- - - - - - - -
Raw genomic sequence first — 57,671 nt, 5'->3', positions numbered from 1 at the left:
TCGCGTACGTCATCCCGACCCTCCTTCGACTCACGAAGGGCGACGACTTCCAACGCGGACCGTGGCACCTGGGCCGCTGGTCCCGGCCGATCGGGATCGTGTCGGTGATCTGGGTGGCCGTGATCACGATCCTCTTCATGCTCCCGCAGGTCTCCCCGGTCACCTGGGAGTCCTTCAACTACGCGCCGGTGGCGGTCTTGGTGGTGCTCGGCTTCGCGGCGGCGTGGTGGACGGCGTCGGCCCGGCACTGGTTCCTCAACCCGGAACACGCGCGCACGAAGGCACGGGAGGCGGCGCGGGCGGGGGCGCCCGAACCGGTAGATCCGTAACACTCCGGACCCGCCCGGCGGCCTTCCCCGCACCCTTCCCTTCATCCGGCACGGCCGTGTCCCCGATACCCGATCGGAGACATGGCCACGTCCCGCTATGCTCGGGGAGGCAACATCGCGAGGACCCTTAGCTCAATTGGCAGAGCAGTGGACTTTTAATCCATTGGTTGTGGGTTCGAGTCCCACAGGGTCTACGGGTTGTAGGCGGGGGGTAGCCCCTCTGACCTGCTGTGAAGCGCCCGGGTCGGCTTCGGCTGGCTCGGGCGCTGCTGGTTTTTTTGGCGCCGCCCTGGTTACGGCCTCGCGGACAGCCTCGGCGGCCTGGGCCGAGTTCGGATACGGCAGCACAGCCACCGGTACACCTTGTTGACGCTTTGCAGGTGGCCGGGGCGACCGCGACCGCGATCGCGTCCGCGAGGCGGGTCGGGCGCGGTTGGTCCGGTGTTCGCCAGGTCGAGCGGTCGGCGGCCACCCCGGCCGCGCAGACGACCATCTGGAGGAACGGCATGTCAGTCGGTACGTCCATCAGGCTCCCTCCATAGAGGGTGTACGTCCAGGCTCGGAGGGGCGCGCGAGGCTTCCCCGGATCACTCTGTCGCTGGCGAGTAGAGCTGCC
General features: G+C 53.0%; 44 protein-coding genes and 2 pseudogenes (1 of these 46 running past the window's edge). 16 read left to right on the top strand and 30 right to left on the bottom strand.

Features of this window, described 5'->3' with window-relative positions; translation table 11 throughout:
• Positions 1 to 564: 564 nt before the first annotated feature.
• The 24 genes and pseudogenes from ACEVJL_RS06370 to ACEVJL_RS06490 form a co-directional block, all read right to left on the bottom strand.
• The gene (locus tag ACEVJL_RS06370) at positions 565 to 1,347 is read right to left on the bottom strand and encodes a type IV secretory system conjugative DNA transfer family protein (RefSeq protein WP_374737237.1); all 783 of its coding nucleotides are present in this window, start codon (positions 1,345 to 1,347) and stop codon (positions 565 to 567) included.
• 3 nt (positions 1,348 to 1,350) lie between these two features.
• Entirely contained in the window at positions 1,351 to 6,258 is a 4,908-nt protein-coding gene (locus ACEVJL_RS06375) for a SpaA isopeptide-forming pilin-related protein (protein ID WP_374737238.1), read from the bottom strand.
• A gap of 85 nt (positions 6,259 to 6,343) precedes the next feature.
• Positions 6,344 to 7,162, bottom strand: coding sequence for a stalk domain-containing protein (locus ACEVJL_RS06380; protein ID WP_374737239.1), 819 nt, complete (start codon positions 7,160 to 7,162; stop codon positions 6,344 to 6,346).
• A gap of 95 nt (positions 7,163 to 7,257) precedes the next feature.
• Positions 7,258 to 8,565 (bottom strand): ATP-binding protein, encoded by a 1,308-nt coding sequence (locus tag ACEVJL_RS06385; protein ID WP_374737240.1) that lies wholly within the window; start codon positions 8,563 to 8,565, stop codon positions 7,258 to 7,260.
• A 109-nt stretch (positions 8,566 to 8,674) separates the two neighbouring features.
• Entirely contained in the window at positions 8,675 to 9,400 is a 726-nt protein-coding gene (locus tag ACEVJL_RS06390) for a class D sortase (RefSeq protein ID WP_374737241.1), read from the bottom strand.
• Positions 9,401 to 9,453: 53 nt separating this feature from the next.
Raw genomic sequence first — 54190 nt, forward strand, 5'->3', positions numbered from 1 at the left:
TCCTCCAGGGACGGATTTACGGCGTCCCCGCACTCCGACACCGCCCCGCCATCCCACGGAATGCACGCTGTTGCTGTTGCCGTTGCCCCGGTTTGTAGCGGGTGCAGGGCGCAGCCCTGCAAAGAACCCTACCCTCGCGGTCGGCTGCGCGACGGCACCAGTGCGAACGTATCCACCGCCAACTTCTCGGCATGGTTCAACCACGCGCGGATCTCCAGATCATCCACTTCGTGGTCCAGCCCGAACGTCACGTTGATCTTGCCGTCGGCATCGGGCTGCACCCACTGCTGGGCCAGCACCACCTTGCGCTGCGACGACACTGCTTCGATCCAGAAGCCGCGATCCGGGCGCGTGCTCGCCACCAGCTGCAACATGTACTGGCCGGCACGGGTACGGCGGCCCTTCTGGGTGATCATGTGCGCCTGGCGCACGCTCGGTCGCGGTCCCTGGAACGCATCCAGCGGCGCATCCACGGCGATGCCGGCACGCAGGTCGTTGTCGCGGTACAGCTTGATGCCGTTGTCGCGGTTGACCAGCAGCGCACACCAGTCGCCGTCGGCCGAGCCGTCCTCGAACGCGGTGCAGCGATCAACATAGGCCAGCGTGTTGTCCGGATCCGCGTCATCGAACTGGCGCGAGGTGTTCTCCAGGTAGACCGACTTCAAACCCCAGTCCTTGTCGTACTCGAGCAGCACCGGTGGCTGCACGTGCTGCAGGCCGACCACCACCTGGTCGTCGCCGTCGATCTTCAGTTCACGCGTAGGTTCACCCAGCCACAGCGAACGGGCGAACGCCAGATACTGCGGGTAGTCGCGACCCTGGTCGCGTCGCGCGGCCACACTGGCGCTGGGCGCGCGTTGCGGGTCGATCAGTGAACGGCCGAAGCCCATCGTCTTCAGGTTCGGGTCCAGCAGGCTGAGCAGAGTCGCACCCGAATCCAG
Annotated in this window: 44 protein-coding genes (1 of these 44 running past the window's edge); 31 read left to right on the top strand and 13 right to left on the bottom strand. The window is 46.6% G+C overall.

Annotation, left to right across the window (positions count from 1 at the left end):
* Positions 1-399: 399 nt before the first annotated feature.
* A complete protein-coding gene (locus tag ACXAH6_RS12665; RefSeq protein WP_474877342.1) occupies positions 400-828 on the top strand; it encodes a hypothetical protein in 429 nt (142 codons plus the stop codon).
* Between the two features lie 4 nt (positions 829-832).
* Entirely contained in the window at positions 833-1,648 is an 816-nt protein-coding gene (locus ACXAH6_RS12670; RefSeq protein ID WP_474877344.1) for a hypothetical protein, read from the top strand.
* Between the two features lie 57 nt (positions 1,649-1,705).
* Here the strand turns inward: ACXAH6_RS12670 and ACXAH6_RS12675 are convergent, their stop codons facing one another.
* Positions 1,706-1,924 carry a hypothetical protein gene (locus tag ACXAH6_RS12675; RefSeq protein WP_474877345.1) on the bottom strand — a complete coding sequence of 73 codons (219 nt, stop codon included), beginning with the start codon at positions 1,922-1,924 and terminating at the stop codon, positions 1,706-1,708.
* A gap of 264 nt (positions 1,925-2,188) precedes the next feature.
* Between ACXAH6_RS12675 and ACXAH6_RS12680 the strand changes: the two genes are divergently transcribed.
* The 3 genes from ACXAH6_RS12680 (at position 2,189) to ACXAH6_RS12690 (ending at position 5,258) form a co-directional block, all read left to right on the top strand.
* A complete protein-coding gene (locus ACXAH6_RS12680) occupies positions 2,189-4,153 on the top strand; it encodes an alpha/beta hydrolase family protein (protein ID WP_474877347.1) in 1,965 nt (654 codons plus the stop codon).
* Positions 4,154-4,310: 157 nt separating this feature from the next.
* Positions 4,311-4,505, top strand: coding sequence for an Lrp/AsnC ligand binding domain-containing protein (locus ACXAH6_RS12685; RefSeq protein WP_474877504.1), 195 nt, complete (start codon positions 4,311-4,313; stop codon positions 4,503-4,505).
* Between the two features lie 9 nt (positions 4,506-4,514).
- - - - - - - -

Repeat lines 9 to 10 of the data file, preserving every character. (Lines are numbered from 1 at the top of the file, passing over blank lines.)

• Entirely contained in the window at positions 1,351 to 6,258 is a 4,908-nt protein-coding gene (locus ACEVJL_RS06375) for a SpaA isopeptide-forming pilin-related protein (protein ID WP_374737238.1), read from the bottom strand.
• A gap of 85 nt (positions 6,259 to 6,343) precedes the next feature.